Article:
Any provision incorporated in the mortgage deed to prevent or hamper the redemption would thus be void. A mortgage cannot be made irredeemable and the right of redemption not an illusory. This Court in Ganga Dhar v. Shankar Lal [AIR 1958 SC 770] held:

“The rule against clogs on the equity of redemption is that, a mortgage shall always be redeemable and a mortgagor’s right to redeem shall neither be taken away nor be limited by any contract between the parties. The principle behind the rule was expressed by Lindley M.R. in Santley v. Wilde, (1899) 2 Ch. 474(B) in these words:

“The principle is this: a mortgage is a conveyance of land or an assignment of chattles as a security for the payment of a debt or the discharge of some other obligation for which it is given. This is the idea of a mortgage; and the security is redeemable on the payment or discharge of such debt or obligation, any provision to the contrary notwithstanding. That, in my opinion is the law. Any provision inserted to prevent redemption on payment or performance of the debt or obligation for which the security was given is what is meant by a clog or fetter on the equity of remption and is therefore void. It follows from this, that “once a mortgage always a mortgage.”

The right of redemption, therefore, cannot be taken away. The court will ignore any contract the effect of which is to deprive the mortgagor of his right to redeem the mortgage. One thing, therefore, is clear, namely, that the term in the mortgage contract, that on the failure of the mortgagor to redeem the mortgage within the specified period of six months the mortgagor will have no claim over the mortgaged property, and the mortgage deed will be deemed to be a deed of sale in favour of the mortgagee, cannot be sustained. It plainly takes away altogether, the mortgagor’s right to redeem the mortgage after the specified period. This is not permissible, for “once a mortgage always a mortgage” and therefore always redeemable. The same result also follows from S.60 of the Transfer of Property Act. So it was said in Mohammad Sher Kahn v. Seth Swami Dayal, 49 Ind App. 60 at p.65: (AIR 1922 PC 17 at p.19)(C).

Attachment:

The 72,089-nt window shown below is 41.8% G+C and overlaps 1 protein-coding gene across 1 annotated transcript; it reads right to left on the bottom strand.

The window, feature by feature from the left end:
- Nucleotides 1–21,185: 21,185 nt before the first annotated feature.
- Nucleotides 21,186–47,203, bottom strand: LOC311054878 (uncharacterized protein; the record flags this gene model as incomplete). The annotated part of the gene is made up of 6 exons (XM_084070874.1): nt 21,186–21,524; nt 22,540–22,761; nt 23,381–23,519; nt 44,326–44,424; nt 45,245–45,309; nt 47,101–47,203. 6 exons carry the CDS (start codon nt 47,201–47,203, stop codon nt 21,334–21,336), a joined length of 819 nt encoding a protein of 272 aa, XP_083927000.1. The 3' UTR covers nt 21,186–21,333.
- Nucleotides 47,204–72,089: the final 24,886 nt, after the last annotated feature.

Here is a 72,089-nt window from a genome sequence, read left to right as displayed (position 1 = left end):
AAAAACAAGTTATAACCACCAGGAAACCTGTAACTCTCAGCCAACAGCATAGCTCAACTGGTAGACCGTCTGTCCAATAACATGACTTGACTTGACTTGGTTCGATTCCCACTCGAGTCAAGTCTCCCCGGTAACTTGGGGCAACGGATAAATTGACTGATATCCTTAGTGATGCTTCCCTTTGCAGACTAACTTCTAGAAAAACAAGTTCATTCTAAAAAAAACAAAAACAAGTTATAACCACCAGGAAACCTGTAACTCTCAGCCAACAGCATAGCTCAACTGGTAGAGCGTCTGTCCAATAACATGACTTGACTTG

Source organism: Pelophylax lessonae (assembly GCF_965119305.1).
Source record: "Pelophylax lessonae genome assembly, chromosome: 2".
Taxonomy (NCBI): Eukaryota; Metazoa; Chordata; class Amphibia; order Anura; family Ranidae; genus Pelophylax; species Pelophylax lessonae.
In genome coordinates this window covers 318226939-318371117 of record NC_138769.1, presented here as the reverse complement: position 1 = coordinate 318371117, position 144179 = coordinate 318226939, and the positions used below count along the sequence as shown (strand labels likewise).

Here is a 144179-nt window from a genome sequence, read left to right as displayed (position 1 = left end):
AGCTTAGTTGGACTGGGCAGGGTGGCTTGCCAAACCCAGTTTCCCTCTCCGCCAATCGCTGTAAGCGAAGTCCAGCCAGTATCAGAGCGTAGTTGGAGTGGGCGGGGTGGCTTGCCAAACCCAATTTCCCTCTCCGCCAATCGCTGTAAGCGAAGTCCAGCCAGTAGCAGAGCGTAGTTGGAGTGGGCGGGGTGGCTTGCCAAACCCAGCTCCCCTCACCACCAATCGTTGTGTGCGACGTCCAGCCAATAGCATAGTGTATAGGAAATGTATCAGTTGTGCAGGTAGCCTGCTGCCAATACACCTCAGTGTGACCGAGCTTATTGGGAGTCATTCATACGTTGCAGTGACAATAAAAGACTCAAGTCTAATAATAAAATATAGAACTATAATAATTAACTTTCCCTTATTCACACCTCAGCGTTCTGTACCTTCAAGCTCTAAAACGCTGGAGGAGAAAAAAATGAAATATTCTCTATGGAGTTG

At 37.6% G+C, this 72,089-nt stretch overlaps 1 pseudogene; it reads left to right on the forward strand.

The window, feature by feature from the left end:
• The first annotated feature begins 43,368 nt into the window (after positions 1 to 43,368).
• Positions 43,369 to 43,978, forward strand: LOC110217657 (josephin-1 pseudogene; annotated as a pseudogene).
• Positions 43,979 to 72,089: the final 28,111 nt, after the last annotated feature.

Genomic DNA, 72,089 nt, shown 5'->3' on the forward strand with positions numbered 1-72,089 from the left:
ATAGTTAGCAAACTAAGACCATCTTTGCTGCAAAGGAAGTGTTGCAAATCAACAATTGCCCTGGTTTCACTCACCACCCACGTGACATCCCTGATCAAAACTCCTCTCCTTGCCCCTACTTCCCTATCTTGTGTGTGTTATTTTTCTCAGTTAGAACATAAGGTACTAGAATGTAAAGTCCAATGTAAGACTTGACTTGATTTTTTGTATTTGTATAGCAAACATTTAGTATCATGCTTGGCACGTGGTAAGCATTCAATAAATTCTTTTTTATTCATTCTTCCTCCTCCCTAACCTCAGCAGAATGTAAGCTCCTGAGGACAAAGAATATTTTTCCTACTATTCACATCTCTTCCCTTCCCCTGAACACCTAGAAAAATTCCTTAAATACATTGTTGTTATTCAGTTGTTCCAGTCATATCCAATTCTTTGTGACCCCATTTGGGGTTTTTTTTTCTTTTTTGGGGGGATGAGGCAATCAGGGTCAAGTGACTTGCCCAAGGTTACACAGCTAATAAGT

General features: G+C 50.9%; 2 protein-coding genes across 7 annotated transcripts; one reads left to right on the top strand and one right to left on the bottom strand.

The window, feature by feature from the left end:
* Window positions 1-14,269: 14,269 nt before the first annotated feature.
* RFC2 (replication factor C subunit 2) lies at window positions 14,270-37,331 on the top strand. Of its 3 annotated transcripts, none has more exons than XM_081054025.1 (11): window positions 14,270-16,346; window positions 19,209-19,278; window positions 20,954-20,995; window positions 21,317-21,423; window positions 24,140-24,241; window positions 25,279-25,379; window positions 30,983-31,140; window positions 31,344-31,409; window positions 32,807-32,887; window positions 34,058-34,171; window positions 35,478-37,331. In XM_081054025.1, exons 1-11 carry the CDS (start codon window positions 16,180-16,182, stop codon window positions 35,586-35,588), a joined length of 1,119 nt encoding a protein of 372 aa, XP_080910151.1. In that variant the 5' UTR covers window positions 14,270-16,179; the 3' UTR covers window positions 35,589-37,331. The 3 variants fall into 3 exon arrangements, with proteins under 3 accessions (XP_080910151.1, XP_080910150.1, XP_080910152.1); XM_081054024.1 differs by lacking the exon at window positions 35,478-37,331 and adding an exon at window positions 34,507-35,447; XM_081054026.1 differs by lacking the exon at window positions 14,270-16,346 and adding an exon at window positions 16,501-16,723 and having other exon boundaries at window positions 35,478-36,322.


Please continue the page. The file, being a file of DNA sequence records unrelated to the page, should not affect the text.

An anomalous mortgage enable a morgagee after a lapse of time and in the absence of redemption to enter and take the rents in satisfaction of the interest would be perfectly valid if it did not also hinder an existing right to redeem. But it is this that the present mortgage undoubtedly purports to effect. It is expressly stated to be for five years, and after that period the principal money became payable. This, under S.60 of the Transfer of Property Act, is the event on which the mortgagor had a right on payment of the mortgage money to redeem.

The section is unqualified in its terms, and contains no saving provision as other sections do in favour of contracts to the contrary. Their Lordships therefore see on sufficient reason for withholding from the words of the section their full force and effect.”

It was observed that the rule against clog on equity of redemption empowered the courts to relieve a party from his bargain. If a person has agreed to forfeit wholly his right to redeem in certain circumstances, that agreement will be avoided. After referring to judgments in Vernon v. Bethell, (1762) 2 Eden 110 at 113; 28 ER 838 at p. 839 (D), G & C. Kreglinger v. New Patagonia Meat and Cold Storage Company Ltd. (1914) AC 25 at pp. 35 & 36) this Court held: